Youth Tobacco Use


According to data from the 2022 National Youth Tobacco Survey, more than three million middle and high school students currently use tobacco products. The report showed that in 2022,, more than one in 10 middle and high school students had used a tobacco product during the past 30 days. E-cigarettes were the most common form of tobacco used. Among current youth e-cigarette users, more than one in four use e-cigarettes daily and 85 percent use flavored e-cigarettes.

Youth use of tobacco products, in any form, including e-cigarettes is unsafe. These products contain nicotine, which is highly addictive and can harm the developing brain. Nicotine use can also affect teens’ mental health. When a teen is dependent on, or addicted to, nicotine and stops using it, their body and brain have to get used to not having nicotine, this is known as nicotine withdrawal. Symptoms of nicotine withdrawal can include irritability, restlessness, feeling anxious or depressed, trouble sleeping, problems concentrating and craving nicotine. The symptoms can lead teens to continue use tobacco products containing nicotine to relieve these symptoms. However, quitting e-cigarettes can improve mental health by decreasing anxiety, depression, and stress symptoms, and increasing a positive mood.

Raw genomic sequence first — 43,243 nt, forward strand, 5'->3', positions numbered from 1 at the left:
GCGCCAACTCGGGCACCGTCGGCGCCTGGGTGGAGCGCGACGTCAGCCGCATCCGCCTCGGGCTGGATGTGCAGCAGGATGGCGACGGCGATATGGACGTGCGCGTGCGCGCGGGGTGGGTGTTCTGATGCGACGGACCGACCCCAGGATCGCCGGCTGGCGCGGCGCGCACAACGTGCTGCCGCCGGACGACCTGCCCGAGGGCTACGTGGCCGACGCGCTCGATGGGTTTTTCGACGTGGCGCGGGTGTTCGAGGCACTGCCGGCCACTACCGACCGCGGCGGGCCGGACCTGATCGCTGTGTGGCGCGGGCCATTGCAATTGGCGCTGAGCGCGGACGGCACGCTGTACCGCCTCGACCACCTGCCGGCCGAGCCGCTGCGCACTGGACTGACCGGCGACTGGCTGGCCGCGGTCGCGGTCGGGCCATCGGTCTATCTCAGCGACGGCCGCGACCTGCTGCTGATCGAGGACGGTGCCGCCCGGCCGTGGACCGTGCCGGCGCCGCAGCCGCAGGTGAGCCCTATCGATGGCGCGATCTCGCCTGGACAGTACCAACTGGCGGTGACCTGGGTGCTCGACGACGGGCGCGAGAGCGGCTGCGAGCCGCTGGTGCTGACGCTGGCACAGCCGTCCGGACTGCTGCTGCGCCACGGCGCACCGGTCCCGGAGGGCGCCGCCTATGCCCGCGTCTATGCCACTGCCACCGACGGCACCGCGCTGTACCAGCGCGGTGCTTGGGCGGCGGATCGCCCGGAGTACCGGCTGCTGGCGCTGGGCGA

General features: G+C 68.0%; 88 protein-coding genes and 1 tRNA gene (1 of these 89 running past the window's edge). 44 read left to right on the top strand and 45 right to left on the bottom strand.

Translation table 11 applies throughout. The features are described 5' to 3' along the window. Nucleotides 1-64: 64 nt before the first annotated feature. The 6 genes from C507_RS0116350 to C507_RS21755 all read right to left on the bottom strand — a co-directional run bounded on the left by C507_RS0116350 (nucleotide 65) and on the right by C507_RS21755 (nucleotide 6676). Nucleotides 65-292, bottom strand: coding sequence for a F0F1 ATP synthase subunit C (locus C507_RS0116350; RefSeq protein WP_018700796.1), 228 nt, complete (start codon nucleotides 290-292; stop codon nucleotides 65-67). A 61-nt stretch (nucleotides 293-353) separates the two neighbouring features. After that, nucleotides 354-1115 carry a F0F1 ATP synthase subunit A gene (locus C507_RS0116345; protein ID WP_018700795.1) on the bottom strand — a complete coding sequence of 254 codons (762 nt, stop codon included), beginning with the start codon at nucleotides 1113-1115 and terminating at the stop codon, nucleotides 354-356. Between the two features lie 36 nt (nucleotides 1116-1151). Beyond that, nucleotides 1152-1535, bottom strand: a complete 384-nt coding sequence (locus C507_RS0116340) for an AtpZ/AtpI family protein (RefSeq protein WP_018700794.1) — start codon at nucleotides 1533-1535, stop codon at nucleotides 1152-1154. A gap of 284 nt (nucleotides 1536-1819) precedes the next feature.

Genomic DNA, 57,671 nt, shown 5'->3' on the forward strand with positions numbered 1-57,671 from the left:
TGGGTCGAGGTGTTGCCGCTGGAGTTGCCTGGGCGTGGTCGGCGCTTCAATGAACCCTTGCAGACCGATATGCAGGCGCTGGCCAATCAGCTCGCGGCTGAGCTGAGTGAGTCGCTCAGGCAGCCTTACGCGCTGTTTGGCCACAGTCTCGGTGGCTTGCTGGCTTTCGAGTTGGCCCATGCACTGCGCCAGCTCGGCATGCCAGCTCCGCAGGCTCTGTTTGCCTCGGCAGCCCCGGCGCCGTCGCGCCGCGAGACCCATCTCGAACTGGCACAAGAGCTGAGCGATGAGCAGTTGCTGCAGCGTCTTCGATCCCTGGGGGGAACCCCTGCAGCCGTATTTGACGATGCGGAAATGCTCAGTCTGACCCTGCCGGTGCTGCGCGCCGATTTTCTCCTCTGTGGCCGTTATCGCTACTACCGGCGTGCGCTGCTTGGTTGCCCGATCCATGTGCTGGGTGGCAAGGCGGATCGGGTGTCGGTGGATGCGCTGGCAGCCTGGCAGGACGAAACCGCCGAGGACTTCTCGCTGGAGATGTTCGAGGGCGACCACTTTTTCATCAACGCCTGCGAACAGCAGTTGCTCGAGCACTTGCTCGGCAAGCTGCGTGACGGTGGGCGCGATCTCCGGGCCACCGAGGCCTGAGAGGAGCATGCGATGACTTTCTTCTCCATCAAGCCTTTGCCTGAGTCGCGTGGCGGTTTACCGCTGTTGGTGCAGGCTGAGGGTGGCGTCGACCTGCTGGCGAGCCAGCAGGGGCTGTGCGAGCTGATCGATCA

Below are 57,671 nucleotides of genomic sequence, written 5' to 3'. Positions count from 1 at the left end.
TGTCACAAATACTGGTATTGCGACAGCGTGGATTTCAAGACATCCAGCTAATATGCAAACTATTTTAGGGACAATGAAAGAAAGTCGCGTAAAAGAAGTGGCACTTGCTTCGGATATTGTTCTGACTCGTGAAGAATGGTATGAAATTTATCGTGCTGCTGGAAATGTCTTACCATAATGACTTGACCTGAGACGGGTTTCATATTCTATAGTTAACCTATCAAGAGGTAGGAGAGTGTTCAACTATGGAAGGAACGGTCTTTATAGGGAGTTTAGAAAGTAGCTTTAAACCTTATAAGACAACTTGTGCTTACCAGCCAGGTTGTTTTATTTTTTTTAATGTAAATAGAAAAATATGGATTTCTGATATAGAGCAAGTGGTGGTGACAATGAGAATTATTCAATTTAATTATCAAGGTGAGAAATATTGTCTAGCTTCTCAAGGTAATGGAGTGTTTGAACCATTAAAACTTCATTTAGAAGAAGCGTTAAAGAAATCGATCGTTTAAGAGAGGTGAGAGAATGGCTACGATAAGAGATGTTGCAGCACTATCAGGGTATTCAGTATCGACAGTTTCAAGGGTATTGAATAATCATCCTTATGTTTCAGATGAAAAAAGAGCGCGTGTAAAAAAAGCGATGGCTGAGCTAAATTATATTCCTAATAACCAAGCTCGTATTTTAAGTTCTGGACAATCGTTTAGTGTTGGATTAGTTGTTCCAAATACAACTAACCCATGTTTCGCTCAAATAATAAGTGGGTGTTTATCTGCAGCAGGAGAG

Aside from the addictive qualities of nicotine, e-cigarettes come with other risks to teens. Because of how new e-cigarettes are, scientists and researchers are still learning about the long-term health effects of e-cigarettes. Some of the ingredients in e-cigarette aerosol could also be harmful to the lungs in the long term. Defective e-cigarette batteries have also caused some fires and explosions; a few have caused serious injuries.

To combat the increase of consumption of tobacco products in teens, we can educate them early about the harmful effects of tobacco. It’s also important to remember that no matter how it’s delivered, nicotine is addictive and harmful.

For additional resources, visit the Center for Disease Control and Prevention’s (CDC) resource page on smoking and tobacco use.